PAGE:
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Every Episode of Euphoria Reviewed: Out of Touch

by Paul Deeter


by Paul Deeter


. . .Or the episode that inspired an a24 commenter on Facebook to question why "Cassie's (Sydney Sweeney) titties didn't get their own title credit." To be fair, nudity and overall S&M on Euphoria is nothing new. We've seen more boobs, ass and penises than any other HBO show combined to date, and certainly miles more than any high school show (outside of the controversial British series Skins maybe). The fact that this show has ramped up such controversy for its overwhelming sexual content is admirably part of the reason why its seen as much success and love as it has by the counter-culture who inspired it. And after a ridiculously violent portrayal of retribution seen from Fez's beatdown on Nate, perhaps as Jane's Addiction once put it: "Nothing's Shocking". But shock or otherwise, Out of Touch pushes the envelope on smut with an opening almost entirely focused on keeping Syndey Sweeney's nude body in focus. It's justified as a "dream sequence" through perhaps a coma dream on behalf of Nate (as the bloody pulp Fez left of him) imagines a future without his former beau Maddie. See he imagines the monster he is can't be truly blamed on his own actions, that would be too easy. Instead he imagines the road not taken with Cassie, despite her being just outside of his peripherals for as many years as they've been in the same school together. So Nate wakes up with a clearer head about what he has to do. He's intent on making Cassie his, despite her Maddie's friendship with her. So, begone imaginary sex and bring on the actual screwing!


Meanwhile, real world Cassie is a mess. Struggling through a depressive period brought on by her decision to hook up with Nate outside of her friend's knowledge along with her actual budding love for him, she's hurting. She isn't eating much, nor maintaining social or even hygienic needs. But what matters to her is Nate's health and her friend's well being for their relationship. She's doing her best, even if it leads to slipping up and forgetting that her leg's are literally caked in Nate's blood one week later. Oops. But let's divert into the strengths of the episode (which aren't with the muddled friendship of Cassie and Maddie).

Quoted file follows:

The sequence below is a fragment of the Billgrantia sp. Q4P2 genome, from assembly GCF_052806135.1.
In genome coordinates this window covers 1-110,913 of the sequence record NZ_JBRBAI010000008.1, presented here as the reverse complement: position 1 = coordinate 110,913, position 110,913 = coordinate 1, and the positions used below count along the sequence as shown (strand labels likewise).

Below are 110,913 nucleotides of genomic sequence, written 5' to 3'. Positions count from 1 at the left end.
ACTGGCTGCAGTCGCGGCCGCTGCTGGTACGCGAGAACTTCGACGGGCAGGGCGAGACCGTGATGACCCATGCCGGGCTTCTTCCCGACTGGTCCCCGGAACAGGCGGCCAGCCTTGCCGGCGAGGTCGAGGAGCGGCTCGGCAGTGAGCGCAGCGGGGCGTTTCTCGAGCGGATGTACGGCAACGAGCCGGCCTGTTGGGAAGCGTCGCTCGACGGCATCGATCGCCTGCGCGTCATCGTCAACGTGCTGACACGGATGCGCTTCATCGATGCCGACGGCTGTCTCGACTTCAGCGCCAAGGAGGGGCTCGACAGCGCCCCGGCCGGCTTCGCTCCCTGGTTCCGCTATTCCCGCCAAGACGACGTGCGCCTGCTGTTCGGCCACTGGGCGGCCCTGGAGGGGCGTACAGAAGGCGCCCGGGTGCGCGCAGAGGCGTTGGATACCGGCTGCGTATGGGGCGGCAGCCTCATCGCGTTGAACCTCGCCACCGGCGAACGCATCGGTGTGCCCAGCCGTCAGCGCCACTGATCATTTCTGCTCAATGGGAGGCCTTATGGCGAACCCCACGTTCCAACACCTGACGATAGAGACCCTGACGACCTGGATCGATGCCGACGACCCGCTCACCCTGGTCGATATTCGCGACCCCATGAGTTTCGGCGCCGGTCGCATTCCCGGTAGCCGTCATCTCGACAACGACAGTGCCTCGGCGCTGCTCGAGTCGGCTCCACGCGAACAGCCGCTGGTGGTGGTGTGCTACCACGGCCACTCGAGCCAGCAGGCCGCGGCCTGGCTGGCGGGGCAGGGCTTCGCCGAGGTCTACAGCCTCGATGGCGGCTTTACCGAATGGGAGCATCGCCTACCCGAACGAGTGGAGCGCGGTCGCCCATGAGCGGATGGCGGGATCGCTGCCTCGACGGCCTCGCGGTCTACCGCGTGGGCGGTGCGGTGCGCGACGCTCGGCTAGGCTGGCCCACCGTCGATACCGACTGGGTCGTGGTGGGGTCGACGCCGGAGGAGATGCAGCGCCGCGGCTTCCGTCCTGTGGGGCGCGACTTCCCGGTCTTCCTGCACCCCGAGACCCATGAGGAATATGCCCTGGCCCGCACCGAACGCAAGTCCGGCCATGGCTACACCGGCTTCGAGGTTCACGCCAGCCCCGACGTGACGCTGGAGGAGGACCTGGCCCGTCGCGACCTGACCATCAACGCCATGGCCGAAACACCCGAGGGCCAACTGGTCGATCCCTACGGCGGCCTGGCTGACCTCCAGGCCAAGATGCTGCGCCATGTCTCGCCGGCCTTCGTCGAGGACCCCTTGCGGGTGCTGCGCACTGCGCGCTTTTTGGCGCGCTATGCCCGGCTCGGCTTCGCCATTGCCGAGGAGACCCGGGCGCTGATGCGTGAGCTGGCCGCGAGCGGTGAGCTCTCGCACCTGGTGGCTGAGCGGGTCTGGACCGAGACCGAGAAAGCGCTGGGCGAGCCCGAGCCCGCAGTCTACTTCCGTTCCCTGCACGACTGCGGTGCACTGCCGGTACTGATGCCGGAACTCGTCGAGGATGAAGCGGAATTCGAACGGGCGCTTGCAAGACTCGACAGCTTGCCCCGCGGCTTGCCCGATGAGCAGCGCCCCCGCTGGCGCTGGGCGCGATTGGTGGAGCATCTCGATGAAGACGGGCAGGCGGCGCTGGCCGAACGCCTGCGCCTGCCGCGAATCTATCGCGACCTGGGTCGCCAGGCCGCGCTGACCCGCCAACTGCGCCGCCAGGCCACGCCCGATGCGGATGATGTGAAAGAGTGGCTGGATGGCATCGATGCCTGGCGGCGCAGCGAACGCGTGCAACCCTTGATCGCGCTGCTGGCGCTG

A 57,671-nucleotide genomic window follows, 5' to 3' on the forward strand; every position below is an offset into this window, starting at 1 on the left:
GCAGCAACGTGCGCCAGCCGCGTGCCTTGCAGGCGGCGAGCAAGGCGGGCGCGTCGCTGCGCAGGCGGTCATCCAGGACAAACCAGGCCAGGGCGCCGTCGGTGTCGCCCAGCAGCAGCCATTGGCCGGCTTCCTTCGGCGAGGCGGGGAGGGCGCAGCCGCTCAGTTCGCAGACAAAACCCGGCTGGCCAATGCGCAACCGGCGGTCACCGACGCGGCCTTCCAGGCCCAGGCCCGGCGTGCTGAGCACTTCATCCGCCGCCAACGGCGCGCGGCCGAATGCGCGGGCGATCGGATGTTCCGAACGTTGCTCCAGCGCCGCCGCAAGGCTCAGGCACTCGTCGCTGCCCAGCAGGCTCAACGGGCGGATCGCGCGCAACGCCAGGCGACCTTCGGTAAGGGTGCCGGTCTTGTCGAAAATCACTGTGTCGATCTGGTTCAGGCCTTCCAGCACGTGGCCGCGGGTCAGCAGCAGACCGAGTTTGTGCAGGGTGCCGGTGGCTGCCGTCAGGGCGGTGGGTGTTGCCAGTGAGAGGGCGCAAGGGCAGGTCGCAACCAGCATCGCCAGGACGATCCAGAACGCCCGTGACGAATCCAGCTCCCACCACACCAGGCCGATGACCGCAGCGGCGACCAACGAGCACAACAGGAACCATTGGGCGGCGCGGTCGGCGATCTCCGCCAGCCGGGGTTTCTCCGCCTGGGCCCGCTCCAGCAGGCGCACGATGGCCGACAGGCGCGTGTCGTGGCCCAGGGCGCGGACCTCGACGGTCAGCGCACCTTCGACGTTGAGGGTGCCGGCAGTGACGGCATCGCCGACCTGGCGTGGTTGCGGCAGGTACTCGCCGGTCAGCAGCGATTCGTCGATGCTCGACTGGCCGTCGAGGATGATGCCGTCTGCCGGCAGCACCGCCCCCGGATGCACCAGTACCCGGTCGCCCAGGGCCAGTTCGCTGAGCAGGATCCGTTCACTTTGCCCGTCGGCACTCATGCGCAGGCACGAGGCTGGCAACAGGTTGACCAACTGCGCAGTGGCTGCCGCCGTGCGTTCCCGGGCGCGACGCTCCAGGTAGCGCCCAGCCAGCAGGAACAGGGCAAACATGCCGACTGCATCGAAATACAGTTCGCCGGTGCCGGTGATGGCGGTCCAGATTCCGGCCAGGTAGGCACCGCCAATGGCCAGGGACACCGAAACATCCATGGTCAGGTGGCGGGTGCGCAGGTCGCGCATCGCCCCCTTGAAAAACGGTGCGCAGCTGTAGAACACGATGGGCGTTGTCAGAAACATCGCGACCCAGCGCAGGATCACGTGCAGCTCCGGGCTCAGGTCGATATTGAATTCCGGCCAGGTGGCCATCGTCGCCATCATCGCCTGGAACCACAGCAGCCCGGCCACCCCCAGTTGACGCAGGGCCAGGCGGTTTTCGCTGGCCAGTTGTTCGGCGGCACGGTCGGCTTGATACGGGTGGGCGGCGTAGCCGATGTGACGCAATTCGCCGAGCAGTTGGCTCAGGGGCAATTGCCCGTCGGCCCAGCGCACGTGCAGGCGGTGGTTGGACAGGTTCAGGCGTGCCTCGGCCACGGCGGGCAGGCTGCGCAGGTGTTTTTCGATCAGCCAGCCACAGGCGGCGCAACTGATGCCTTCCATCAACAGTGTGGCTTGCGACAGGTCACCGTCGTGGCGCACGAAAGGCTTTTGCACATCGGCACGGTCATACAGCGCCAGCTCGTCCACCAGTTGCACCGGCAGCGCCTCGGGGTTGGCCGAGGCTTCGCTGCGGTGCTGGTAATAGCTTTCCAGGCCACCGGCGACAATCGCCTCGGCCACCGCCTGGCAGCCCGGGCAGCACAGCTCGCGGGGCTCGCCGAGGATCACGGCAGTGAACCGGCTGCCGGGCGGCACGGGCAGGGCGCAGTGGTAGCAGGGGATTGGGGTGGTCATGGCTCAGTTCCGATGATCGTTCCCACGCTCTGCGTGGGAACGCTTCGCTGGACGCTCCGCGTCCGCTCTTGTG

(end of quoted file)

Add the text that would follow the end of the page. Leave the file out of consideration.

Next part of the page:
Kat, our website flaunting and sexually positive side character, is finally getting a bit of front and center coverage, mostly due to her relationship with Ethan.


"Yeah Kat, stop flaunting your healthy non-abusive relationship. It's actually triggering." -Maddie


Fuck it, let's go bowling.


Ethan is perfect...right? Well almost too nice, too caring, and too boring. The episode defends its extensive use of male gaze with its sexually explicit beginning with a fantasy dream sequence in which Kat is ravished by a Dothraki-type warrior after he slays Ethan and screws her next to his dead body. The show manages these ridiculous moments and fantastical elements just as much as it gets caught up in its own fetishes. This moment is a high among the previous mentioned love triangle, which just meanders. There's secret texts, steamy meet-ups and the impending sense of doom that swallows up Cassie more than Nate. Nate thinks that Cassie is in trouble, but feels like he's in the clear (typical boy mindset). It's interesting to see Nate as a romantic again after the failed mess of his secret almost-affair with Jules. But he's still the manipulator he always was, finding himself behind the scenes with his own game to play, yet again.


But we've been here before. And as much as we love to hate Nate, it leaves us feeling stale when we could be focusing in on Rue's sudden interest in a new boy she met at the NYE party, or those same feelings of Lexi falling for bad-boy Fez after their meet-cute on NYE (uh, before the smackdown).


In what could have been a simply meh episode about an affair and teenage drama surrounding it, a scene involving Nate's Dad, Cal Jacobs played by Eric Dane. Dane has nailed this creepy father figure quietly throughout the first season, and in a sweat-inducing scene where he confronts Fez at his gas station, he excels. Carrying a gun in his pocket and staring down the boy he just learned assaulted his son, we have no idea the fate of Fez or Cal but the tension couldn't be higher. Its a taut scene that shines some of a24's best moments in film of dramatic tension. And even when Cal walks away (gun hidden in pocket) we know Fez isn't in the clear. And what is Cal left with in the end? A confession from his son that he knows what happened between Jules and him. The hookup that led to the drama of basically all of Euphoria's first season. The truth is out. Now what?


Episode Grade: B-

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